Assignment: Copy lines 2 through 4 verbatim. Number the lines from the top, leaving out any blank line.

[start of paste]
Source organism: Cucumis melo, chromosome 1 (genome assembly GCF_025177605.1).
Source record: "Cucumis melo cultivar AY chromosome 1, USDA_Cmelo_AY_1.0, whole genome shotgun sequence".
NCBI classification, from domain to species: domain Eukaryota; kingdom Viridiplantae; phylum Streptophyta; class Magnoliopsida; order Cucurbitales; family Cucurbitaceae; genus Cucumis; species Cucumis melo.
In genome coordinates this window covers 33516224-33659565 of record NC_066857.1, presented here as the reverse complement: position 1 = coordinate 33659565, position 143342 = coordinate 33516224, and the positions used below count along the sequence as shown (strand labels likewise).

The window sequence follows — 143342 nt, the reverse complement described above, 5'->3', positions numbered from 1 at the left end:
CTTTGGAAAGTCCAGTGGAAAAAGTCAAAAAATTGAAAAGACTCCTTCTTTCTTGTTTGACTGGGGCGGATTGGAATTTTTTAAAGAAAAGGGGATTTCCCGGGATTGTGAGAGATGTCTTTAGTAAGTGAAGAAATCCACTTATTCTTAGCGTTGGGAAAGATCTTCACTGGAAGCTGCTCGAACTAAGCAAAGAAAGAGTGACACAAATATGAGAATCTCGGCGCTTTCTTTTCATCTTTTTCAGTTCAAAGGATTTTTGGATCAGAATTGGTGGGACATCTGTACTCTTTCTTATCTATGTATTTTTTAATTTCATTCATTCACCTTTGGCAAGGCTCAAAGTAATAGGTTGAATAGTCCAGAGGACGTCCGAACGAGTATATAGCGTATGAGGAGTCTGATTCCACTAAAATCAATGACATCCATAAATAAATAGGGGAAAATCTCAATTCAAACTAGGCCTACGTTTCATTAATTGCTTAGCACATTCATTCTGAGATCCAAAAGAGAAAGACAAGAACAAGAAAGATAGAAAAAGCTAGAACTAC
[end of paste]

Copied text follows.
Source record: "Cucumis melo cultivar AY chromosome 1, USDA_Cmelo_AY_1.0, whole genome shotgun sequence".
NCBI classification, from domain to species: domain Eukaryota; kingdom Viridiplantae; phylum Streptophyta; class Magnoliopsida; order Cucurbitales; family Cucurbitaceae; genus Cucumis; species Cucumis melo.
In genome coordinates this window covers 33516224-33659565 of record NC_066857.1, presented here as the reverse complement: position 1 = coordinate 33659565, position 143342 = coordinate 33516224, and the positions used below count along the sequence as shown (strand labels likewise).